ERIC Number: ED313732
Record Type: Non-Journal
Publication Date: 1989-May
Reference Count: N/A
Televised Constructions of the Seoul Olympic Opening Ceremony in Australia, the United Kingdom, and the United States.
Larson, James F.; Rivenburgh, Nancy K.
A study was conducted to describe the extent and dimensions of televised messages about nation, culture, and the Olympics, comparing them across three broadcast systems in Australia, the United Kingdom, and the United States. The study was based on complete opening ceremony telecasts by NBC in America, Australia's Network TEN, and the British Broadcasting Corporation (BBC). Data were gathered on important audio and visual dimensions of the broadcasts. The three major components of the ceremony as planned by the event organizers were: (1) the obligatory Olympic rituals and gestures as defined by the Olympic Charter; (2) the entry/exit of the athletes; and (3) cultural performances including music, dance and demonstrations. Findings indicated that all of the opening ceremony telecasts conveyed an emphasis on both nation and Olympic-style internationalism. A second general finding was that the three broadcast systems offered viewers different constructions of the Seoul opening ceremony. Results also indicated that, despite varied constructions and interpretations of the ceremony, South Korea's overall image portrayal across three opening ceremony telecasts was positive. The empirical evidence presented provides strong confirmation that television constructs the Olympic spectacle into multiple realities and that it does so with profound implications for images of nation, culture and the Olympic movement. (Four figures and four tables of data are included. One appendix, showing the "story units" of the opening telecast, and 39 references are attached.) (MG)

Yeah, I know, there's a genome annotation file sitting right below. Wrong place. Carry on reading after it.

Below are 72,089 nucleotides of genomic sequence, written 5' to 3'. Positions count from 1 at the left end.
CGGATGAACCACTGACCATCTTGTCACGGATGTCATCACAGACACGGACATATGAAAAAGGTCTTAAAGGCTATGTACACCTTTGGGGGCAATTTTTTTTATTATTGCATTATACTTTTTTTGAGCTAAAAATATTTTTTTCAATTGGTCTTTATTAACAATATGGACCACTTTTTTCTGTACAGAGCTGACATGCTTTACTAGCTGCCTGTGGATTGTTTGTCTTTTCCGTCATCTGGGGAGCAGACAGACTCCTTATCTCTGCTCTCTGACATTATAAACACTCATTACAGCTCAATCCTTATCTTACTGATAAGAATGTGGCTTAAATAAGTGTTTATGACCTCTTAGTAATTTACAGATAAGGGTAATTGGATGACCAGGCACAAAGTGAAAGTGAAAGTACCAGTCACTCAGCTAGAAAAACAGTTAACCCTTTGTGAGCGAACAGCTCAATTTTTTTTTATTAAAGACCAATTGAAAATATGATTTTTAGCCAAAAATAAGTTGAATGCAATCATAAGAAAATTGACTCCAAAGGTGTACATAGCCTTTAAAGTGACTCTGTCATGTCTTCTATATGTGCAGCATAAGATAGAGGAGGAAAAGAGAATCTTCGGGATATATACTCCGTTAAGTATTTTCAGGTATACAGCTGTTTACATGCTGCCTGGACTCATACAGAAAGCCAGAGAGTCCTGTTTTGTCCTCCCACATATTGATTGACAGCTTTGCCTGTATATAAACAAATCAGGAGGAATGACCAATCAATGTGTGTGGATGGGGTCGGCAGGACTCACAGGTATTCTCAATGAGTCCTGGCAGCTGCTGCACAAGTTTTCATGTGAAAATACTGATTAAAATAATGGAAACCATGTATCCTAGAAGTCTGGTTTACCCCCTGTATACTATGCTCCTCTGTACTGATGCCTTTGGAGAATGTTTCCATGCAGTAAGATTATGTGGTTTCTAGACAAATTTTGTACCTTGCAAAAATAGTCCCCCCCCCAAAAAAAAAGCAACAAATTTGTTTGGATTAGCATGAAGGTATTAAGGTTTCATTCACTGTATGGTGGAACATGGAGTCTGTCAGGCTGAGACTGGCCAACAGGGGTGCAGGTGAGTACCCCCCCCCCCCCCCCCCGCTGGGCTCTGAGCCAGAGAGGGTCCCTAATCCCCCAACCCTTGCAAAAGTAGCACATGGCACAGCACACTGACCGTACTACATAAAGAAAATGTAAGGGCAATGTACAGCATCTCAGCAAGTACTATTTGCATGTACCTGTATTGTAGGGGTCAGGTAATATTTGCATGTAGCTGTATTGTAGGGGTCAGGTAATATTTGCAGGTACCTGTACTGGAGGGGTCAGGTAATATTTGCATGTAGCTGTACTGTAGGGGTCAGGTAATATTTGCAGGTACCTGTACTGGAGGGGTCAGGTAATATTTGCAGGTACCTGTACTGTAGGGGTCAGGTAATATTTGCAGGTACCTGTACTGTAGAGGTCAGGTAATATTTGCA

Publication Type: Speeches/Meeting Papers; Reports - Research
Education Level: N/A
Authoring Institution: N/A
Identifiers - Location: Australia; South Korea; United Kingdom; United States